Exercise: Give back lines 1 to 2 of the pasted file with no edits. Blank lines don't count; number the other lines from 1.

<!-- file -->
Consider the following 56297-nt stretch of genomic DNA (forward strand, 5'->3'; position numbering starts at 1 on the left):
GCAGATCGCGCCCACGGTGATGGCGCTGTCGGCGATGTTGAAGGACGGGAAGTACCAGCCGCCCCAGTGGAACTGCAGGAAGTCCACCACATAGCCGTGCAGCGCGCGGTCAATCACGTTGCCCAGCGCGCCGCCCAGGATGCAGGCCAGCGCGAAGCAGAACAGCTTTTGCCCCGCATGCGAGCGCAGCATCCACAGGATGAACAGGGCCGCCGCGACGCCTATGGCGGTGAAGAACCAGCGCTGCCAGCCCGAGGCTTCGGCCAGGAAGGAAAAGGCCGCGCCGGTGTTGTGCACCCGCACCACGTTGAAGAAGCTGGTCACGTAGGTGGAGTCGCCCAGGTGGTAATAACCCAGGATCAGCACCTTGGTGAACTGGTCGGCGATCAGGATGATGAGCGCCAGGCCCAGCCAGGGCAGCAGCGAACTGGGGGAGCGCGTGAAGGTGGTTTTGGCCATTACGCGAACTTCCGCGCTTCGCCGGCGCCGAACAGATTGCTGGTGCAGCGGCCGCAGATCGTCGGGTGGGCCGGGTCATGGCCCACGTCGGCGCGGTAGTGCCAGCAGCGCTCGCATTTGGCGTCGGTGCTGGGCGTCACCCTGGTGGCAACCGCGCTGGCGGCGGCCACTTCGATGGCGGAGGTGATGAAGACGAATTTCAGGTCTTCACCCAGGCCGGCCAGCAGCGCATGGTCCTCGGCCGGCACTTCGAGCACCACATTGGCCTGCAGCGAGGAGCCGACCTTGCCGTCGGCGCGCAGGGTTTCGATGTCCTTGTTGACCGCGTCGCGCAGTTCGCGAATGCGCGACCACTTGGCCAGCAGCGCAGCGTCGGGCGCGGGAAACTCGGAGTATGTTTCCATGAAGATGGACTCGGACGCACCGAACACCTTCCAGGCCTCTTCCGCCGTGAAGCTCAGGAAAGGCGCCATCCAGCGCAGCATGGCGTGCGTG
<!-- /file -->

Consider the following 56297-nt stretch of genomic DNA (forward strand, 5'->3'; position numbering starts at 1 on the left):
GCAGATCGCGCCCACGGTGATGGCGCTGTCGGCGATGTTGAAGGACGGGAAGTACCAGCCGCCCCAGTGGAACTGCAGGAAGTCCACCACATAGCCGTGCAGCGCGCGGTCAATCACGTTGCCCAGCGCGCCGCCCAGGATGCAGGCCAGCGCGAAGCAGAACAGCTTTTGCCCCGCATGCGAGCGCAGCATCCACAGGATGAACAGGGCCGCCGCGACGCCTATGGCGGTGAAGAACCAGCGCTGCCAGCCCGAGGCTTCGGCCAGGAAGGAAAAGGCCGCGCCGGTGTTGTGCACCCGCACCACGTTGAAGAAGCTGGTCACGTAGGTGGAGTCGCCCAGGTGGTAATAACCCAGGATCAGCACCTTGGTGAACTGGTCGGCGATCAGGATGATGAGCGCCAGGCCCAGCCAGGGCAGCAGCGAACTGGGGGAGCGCGTGAAGGTGGTTTTGGCCATTACGCGAACTTCCGCGCTTCGCCGGCGCCGAACAGATTGCTGGTGCAGCGGCCGCAGATCGTCGGGTGGGCCGGGTCATGGCCCACGTCGGCGCGGTAGTGCCAGCAGCGCTCGCATTTGGCGTCGGTGCTGGGCGTCACCCTGGTGGCAACCGCGCTGGCGGCGGCCACTTCGATGGCGGAGGTGATGAAGACGAATTTCAGGTCTTCACCCAGGCCGGCCAGCAGCGCATGGTCCTCGGCCGGCACTTCGAGCACCACATTGGCCTGCAGCGAGGAGCCGACCTTGCCGTCGGCGCGCAGGGTTTCGATGTCCTTGTTGACCGCGTCGCGCAGTTCGCGAATGCGCGACCACTTGGCCAGCAGCGCAGCGTCGGGCGCGGGAAACTCGGAGTATGTTTCCATGAAGATGGACTCGGACGCACCGAACACCTTCCAGGCCTCTTCCGCCGTGAAGCTCAGGAAAGGCGCCATCCAGCGCAGCATGGCGTGCGTG